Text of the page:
Hemoglobin A1c levels were associated with increased cardiovascular disease and all-cause mortality in persons with and without diabetesPDF
ACP J Club. 2005 Mar-Apr;142:52. doi:10.7326/ACPJC-2005-142-2-052
Clinical Impact Ratings
Khaw KT, Wareham N, Bingham S, et al. Association of hemoglobin A1c with cardiovascular disease and mortality in adults: the European Prospective Investigation into Cancer in Norfolk. Ann Intern Med. 2004;141:413-20. [PubMed ID: 15381514]
What is the relation between hemoglobin (Hb) A1c levels and coronary heart disease (CHD) events, cardiovascular disease (CVD) events, and all-cause mortality?
Design: Cohort study (European Prospective Investigation into Cancer in Norfolk [EPIC-Norfolk]) with a mean follow-up of 6 years.
Setting: Norfolk, England, United Kingdom.
Patients: 10 232 patients 45 to 79 years of age (54% women, 2.4% with diabetes) who were recruited from general practice registers and had baseline data on a health and lifestyle questionnaire and HbA1c levels.
Risk factors: HbA1clevels, known diabetes, age, body mass index, waist-to-hip ratio, systolic blood pressure, cholesterol levels, triglyceride levels, cigarette smoking, and history of heart attack or stroke.
Outcomes: CHD events (hospital admission or death from CHD), CVD events (hospital admission or death from CHD, stroke, or other vascular causes), and all-cause mortality.
Persons with known or undiagnosed diabetes had a greater risk for all-cause mortality and CVD or CHD events than did those without diabetes. A gradient of increasing rates of all-cause mortality, CHD, and CVD was found for the entire distribution of HbA1c levels in men and women (P < 0.001 for linear trend).
Regression analyses adjusted for age and other risk factors (except for HbA1c level) showed that compared with persons without diabetes, men with diabetes had a higher risk for CHD events, CVD events, and all-cause mortality, and women with diabetes had an increased risk for CHD events and CVD events (Table). In a regression analysis that did not adjust for diabetes, HbA1c levels predicted an increased risk for CHD, CVD, and all-cause mortality in both men and women. A 1% increase in HbA1c level was associated with a 20% to 30% increase in event rates. When the regression model included both diabetes and HbA1c levels, similar relative risks for an increase in HBA1c were noted, but diabetes was no longer a significant risk factor.
A 1% increase in hemoglobin A1c levels was associated with a 20% to 30% increase in cardiovascular events and all-cause mortality in men and women 45 to 79 years of age. This relation was independent of diabetes status.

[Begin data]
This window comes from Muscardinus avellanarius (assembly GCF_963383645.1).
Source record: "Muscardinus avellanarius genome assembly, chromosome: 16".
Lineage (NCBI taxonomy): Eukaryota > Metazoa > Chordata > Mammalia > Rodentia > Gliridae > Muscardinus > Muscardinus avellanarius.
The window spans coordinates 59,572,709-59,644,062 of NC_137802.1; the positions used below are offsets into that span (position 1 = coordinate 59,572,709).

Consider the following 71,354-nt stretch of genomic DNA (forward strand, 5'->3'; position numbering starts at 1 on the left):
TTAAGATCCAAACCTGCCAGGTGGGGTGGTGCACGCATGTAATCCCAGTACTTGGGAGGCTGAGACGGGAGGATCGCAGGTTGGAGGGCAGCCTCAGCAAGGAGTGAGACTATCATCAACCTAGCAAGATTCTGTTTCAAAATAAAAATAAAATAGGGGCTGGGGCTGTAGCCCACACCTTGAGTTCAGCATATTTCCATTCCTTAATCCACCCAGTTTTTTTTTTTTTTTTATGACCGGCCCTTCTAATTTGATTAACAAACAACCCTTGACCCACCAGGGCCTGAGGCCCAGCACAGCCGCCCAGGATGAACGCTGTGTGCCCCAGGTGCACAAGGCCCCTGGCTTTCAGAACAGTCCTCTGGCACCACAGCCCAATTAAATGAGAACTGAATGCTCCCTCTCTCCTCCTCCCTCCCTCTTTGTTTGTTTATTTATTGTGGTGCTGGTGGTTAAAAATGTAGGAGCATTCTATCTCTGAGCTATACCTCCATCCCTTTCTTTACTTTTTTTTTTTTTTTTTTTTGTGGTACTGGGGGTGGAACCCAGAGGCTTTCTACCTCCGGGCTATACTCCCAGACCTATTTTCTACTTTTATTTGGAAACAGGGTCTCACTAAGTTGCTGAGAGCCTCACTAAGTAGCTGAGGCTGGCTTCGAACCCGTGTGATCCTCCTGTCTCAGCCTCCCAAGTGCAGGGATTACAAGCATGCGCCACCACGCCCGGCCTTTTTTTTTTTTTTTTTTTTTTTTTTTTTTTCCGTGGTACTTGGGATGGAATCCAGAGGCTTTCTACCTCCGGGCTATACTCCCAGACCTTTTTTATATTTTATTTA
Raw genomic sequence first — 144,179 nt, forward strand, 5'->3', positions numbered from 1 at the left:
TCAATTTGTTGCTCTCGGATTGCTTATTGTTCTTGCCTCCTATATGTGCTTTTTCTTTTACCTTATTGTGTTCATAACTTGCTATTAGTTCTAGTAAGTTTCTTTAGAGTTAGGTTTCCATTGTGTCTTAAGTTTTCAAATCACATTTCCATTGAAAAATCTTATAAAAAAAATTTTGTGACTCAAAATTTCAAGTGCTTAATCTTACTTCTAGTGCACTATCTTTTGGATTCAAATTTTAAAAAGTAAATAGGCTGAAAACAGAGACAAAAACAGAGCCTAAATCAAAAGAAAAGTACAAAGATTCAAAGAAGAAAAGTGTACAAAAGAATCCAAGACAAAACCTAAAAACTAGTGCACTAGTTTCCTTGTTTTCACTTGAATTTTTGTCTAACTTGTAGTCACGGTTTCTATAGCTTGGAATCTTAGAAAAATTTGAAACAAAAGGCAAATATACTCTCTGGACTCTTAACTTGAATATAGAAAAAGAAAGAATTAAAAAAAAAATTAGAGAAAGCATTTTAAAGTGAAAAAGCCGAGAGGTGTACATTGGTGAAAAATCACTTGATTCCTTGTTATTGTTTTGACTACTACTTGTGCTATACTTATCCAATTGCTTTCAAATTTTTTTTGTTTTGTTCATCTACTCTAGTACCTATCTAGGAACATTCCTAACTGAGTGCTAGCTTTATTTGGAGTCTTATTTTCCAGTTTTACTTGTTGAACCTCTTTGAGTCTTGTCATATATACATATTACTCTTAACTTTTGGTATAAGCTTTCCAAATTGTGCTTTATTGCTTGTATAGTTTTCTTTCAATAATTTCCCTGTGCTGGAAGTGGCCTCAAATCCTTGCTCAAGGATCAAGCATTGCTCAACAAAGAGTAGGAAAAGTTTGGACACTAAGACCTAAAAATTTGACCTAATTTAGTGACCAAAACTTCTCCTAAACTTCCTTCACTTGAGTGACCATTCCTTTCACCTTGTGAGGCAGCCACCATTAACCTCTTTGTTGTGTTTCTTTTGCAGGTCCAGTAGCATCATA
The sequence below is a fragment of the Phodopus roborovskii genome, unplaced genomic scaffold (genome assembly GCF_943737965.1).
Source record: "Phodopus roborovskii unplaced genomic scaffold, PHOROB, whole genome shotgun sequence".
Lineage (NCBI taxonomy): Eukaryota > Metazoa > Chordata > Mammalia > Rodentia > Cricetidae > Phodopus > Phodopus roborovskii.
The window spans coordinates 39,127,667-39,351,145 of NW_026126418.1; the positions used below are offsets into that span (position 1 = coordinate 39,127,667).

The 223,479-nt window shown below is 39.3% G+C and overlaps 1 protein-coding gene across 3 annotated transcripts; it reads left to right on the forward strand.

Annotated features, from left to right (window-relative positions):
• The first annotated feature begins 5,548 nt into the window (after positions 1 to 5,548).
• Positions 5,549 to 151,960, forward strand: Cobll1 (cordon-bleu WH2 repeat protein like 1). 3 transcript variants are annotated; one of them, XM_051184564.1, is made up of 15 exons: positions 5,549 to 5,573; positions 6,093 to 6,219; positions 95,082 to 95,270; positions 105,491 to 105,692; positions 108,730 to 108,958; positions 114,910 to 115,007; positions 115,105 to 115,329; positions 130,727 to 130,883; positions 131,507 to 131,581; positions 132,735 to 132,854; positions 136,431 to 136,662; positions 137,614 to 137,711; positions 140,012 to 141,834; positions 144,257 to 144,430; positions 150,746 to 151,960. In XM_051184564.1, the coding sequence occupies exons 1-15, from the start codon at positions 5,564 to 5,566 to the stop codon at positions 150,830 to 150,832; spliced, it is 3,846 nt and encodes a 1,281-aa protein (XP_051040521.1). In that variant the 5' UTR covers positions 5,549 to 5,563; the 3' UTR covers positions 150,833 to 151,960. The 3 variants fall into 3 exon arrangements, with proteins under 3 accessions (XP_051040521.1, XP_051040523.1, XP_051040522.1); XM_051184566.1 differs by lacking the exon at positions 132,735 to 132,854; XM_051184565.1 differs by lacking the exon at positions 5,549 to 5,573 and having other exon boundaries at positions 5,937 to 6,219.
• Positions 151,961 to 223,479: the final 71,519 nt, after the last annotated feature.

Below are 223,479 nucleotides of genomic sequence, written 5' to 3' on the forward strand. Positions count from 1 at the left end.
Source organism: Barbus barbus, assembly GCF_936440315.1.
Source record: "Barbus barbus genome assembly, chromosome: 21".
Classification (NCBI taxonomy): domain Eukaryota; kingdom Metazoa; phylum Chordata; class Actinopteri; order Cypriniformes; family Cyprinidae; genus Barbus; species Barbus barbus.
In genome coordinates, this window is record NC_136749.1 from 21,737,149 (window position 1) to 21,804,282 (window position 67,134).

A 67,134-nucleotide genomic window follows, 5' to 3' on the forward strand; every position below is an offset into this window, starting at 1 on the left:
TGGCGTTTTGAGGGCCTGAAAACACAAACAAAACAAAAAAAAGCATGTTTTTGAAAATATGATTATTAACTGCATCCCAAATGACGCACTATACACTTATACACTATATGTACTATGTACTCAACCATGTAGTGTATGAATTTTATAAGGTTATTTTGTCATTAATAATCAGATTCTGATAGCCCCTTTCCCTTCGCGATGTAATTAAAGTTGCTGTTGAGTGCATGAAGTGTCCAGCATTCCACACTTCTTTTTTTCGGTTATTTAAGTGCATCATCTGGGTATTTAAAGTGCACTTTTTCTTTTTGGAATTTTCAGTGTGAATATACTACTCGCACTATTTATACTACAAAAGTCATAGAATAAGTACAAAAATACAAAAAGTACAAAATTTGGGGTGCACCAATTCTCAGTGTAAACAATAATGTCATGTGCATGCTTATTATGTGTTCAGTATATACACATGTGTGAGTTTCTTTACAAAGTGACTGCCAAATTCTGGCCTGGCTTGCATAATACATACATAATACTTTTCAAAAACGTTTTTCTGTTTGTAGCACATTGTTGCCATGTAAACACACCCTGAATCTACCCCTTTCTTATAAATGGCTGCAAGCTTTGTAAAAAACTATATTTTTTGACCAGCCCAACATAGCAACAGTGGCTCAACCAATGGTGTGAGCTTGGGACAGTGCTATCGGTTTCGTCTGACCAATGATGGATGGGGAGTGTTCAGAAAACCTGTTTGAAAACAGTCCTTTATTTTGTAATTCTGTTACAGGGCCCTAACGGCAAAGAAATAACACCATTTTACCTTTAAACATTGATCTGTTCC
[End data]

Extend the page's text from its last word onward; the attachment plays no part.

Sources of funding: Medical Research Council United Kingdom; Cancer Research United Kingdom; European Union; Stroke Association; British Heart Foundation.
For correspondence: Dr. K.T. Khaw, University of Cambridge, Cambridge, England, UK. E-mail firstname.lastname@example.org.
Table. Adjusted relative risk (RR) for coronary heart disease events, cardiovascular disease events, and all-cause mortality by hemoglobin (Hb) A1c levels and history of diabetes*
|Outcomes at mean 6 y||Adjusted RR (95% CI) per 1% increase in HbA1c level||Adjusted RR (CI) for diabetes history (yes vs no)|
|Coronary heart disease||1.25 (1.16 to 1.34)||1.20 (1.07 to 1.34)||1.87 (1.30 to 2.71)||2.71 (1.48 to 4.98)|
|Cardiovascular disease||1.21 (1.13 to 1.29)||1.21 (1.11 to 1.31)||1.81 (1.31 to 2.49)||1.89 (1.09 to 3.23)|
|All-cause mortality||1.24 (1.14 to 1.34)||1.28 (1.06 to 1.32)||1.94 (1.31 to 2.87)||0.71 (0.26 to 1.93)†|
*Adjusted for age and cardiovascular risk factors (systolic blood pressure, serum
cholesterol level, body mass index, waist-to-hip ratio, cigarette smoking, and history
of myocardial infarction or stroke).
Diabetes mellitus is a major risk factor for CVD, and unlike hypertension, smoking, and dyslipidemia, it is becoming more common over time.
The diagnostic criteria for diabetes include fasting plasma glucose levels ≥ 7.0 mmol/L or 2-hour postload plasma glucose levels ≥ 11.1 mmol/L, values above which the risk for microvascular complications of diabetes, such as retinopathy, neuropathy, and nephropathy, increases. These values correspond approximately to an HbA1c level of 7%. However, there is considerable epidemiologic evidence that the risk for CVD begins to increase at lower glycemic levels than would be considered “abnormal”—levels that would not be associated with increased microvascular disease risk (1). The study by Khaw and colleagues adds to this evidence because of its large study population and particularly large number of female participants.
In this study, 72% of the excess CVD risk that was attributable to higher HbA1c levels occurred in patients with HbA1c levels of 5.0% to 6.9%. In light of this evidence, perhaps the cutpoint for a “normal” HbA1c level should be revised downward, as has been done for cholesterol and blood pressure. It would also be desirable to develop and validate cardiovascular risk calculators that include HbA1c level as a predictor variable, as has been done for patients with type 2 diabetes in the UKPDS Risk Engine (2). In the meantime, HbA1c levels provide an additional measure of an individual patient's CVD risk.
Ronald J. Sigal, MD
Ottawa Health Research Institute and University of Ottawa
Ottawa, Ontario, Canada
1. Selvin E, Marinopoulos S, Berkenblit G, et al. Meta-analysis: glycosylated hemoglobin and cardiovascular disease in diabetes mellitus. Ann Intern Med. 2004;141:421-31. [PubMed ID: 15381515]
2. Stevens RJ, Kothari V, Adler AI, Stratton IM. The UKPDS risk engine: a model for the risk of coronary heart disease in Type II diabetes (UKPDS 56). Clin Sci (Lond). 2001;101:671-9. [PubMed ID: 11724655]